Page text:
Slow & Low #1: Let the Night Roar, Rush, Heirs
In metal, fast is glamorous, while slow is often overlooked. I get sent a lot of great slow stuff, so I'm starting this column to feature some of it. Doom, sludge, stoner, and post-metal are all fair game. Get off the lead foot, and get on those lead boots.
The wonderfully named Let the Night Roar come from Atlanta. Frontman/guitarist Jeff Juszkiewicz played leads on the first Malevolent Creation record. Now he's gone sludge, emulating Lair of the Minotaur, High on Fire, and Kylesa. Not only does Juszkiewicz know his way around a riff, he also has a mighty, expressive voice. He's already figured out what it took Kylesa several albums to learn: the dynamics of vocal inflections. He uses them to build "Kill Yourself" to a powerful finale. This is a band to watch.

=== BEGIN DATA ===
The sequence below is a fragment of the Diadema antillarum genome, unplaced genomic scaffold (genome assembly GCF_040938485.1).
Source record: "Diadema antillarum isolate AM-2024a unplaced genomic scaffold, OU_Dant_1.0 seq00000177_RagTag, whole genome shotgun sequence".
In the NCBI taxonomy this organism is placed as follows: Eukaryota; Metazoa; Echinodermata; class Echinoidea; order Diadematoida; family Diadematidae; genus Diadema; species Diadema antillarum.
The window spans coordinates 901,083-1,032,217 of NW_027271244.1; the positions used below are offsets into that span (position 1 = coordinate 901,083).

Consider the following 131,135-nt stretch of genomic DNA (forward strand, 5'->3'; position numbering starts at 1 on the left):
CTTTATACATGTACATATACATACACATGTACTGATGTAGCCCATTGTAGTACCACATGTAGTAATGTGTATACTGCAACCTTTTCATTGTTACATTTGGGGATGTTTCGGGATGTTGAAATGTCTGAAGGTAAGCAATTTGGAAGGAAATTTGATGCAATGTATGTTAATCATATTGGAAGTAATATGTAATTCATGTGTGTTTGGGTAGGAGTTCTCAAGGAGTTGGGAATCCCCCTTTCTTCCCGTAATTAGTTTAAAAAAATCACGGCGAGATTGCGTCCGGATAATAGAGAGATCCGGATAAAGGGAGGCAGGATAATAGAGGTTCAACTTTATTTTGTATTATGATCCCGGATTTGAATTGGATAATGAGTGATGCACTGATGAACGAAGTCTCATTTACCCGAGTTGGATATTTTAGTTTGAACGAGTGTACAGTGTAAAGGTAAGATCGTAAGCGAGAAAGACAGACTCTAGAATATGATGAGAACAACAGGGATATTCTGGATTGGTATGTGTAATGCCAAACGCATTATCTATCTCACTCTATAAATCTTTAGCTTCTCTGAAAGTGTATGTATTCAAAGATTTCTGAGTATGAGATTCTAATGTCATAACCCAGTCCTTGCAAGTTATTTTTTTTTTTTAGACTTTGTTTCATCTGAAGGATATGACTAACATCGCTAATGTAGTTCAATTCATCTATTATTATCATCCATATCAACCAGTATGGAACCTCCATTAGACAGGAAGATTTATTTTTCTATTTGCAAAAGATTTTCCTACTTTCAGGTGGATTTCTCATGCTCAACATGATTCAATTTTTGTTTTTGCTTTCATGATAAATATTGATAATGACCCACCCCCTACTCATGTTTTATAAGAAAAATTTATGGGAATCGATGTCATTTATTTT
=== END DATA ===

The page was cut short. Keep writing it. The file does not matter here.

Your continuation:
This curio comes courtesy of the infamous online forum I Love Music. Someone there slowed (and pitched) down Rush's "Working Man," turning it into a bitchin' stoner metal anthem. Geddy Lee and Alex Lifeson practically turn into Ozzy and Tony. Geddy has never sounded so manly. Someone should slow down the first two Rush albums in their entirety. Then I might find them listenable.
Australia's Heirs feature an ex-member of Whitehorse, but don't expect that band's sludgy doom metal. Instead, they recall Neurosis' The Eye of Every Storm, i.e., their quiet album. Unlike Neurosis, however, they're upfront about their lyricism. This instrumental record is patient and gorgeous. If Low went heavy, perhaps they'd make this. You can stream this record and download it for free here.
- Cosmo Lee